Honda Hands-Free Driving Assists Are Still Years Away for US Drivers
Rushing features like these to market is dangerous, so Honda is taking the slowly but surely route.
Honda's most advanced automated driving assist technologies have been kept from the United States, but the automaker promises that will change, though not until later this decade. Honda Sensing 360, which is currently available exclusively in China, will make its way here by the "late 2020s" with even more capabilities than it currently offers thanks to a big incoming update. Most importantly, this means some Hondas will offer hands-free driving features on our roads this decade with the suite being standard on all new models come 2030.
At present, Honda Sensing 360 provides collision mitigation braking, front cross traffic warning, active lane change assist, and lane change collision mitigation. Honda calls it an "omnidirectional safety and driver-assist system" that's meant to monitor the vehicle's surroundings even better than a person can. Features like this have proven to be hugely effective in preventing crashes and reducing injuries in collisions, though the next batch of tech that's coming to the system in 2024 kicks it up a notch.
That's what will enable more Hondas in more markets to perform certain functions without physical driver inputs. When the update rolls out in the next two years, vehicles equipped with Honda Sensing 360 will be capable of advanced in-lane driving with no hands on the steering wheel. What's more, they'll be able to change lanes on their own, applying lessons learned from Honda's Level 3 pilot program in Japan with the Legend Hybrid EX.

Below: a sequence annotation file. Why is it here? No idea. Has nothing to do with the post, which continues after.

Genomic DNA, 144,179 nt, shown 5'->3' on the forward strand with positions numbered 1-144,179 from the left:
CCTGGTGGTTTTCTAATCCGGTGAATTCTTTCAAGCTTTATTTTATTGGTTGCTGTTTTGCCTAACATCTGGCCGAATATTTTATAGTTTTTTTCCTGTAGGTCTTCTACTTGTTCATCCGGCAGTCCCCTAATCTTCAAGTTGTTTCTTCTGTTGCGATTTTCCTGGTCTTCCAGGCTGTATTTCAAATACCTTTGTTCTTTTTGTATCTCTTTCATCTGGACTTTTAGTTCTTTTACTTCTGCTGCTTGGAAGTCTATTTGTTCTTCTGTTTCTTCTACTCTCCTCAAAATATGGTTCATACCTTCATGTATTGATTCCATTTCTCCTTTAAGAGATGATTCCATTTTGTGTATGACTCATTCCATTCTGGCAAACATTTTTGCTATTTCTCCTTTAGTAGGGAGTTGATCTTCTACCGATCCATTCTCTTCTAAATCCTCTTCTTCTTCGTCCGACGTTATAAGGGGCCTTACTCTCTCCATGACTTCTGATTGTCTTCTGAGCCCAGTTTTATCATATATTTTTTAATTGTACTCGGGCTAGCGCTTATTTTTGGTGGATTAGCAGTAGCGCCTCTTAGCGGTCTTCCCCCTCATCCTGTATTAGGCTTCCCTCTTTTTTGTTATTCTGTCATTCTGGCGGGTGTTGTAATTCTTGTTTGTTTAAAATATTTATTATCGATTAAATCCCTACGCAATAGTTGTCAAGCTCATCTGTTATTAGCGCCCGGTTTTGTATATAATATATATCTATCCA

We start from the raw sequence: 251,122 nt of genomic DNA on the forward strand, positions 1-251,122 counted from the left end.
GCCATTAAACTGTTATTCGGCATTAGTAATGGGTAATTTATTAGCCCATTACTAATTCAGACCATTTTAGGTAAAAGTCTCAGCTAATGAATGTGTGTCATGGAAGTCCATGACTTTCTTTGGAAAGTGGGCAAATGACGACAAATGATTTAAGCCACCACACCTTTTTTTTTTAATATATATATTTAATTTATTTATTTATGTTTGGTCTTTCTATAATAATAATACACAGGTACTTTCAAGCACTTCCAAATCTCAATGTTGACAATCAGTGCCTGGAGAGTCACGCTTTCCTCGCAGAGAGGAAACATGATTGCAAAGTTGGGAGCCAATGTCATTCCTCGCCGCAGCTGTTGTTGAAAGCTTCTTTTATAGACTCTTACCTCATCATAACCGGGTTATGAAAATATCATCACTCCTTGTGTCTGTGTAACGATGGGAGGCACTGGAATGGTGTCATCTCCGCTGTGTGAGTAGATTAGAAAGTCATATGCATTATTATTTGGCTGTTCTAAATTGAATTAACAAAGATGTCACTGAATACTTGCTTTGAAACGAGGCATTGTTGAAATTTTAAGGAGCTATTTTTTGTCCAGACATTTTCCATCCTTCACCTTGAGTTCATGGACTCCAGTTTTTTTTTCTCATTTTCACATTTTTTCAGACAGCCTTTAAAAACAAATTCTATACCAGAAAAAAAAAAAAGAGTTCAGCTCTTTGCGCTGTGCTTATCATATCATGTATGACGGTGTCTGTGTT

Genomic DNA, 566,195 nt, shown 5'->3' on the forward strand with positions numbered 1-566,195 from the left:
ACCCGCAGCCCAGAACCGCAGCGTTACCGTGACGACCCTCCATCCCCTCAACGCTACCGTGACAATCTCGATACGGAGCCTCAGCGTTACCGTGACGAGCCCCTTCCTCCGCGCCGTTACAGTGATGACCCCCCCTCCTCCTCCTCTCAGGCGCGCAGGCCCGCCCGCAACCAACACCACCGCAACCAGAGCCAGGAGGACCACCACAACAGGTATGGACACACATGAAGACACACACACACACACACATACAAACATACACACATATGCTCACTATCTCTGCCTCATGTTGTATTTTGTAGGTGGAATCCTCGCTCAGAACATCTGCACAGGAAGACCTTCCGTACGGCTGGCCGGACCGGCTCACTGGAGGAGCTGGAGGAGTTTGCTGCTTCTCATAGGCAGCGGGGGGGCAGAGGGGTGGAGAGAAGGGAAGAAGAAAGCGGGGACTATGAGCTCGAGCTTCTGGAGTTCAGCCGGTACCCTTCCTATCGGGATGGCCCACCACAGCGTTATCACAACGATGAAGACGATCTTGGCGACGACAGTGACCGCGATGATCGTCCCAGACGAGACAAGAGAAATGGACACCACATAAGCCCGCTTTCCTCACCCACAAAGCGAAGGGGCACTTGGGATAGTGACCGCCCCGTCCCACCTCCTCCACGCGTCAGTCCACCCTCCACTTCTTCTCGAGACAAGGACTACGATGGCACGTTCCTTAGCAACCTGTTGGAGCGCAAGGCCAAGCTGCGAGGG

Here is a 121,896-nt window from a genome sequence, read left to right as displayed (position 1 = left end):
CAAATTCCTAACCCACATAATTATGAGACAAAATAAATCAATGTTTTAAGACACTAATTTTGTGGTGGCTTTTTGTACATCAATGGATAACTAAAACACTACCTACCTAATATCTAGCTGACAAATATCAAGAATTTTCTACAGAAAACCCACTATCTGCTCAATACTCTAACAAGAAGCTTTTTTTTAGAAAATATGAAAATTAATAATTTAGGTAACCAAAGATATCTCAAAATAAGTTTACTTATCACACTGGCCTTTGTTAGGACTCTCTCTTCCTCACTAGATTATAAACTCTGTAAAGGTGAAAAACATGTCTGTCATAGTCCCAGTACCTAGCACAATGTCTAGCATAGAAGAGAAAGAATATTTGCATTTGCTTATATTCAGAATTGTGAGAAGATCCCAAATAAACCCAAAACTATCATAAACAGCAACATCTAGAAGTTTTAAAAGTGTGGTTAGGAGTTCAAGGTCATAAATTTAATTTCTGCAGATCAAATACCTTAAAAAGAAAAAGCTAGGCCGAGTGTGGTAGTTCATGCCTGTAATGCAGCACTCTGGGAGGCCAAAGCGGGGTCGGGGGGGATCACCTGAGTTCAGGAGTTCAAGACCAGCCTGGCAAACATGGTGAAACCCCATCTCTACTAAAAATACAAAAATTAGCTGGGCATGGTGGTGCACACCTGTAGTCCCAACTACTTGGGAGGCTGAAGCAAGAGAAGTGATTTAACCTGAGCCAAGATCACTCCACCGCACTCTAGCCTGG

Other safety functions that have less to do with hands-free driving are coming as well, all in hopes of turning future Hondas into a protected environment for their occupants. This is proven by the likes of what Honda calls Exit Warning, which quickly scans the surroundings when someone begins to exit the vehicle. If it detects traffic approaching from the rear, it'll audibly and visibly signal inside to ensure the driver and any potential passengers are aware.
There's more, including an emergency support system that recognizes when the driver fails to acknowledge a handover request. Alarms and chimes get louder inside the car to get the driver's attention, though if they still don't accept the transfer of control, the Honda will smoothly decelerate in the same lane. It'll also activate the horn as well as the hazard lights to warn others.
Honda isn't making any promises on when a true Level 3 driving system will come to the U.S. There's a lot more to it that enables hands-free operation in most regular driving scenarios. Even still, these capabilities are a leap in the right direction, and it's better to wait for systems like these to be fully formed rather than rushing them to market for marketing's sake.
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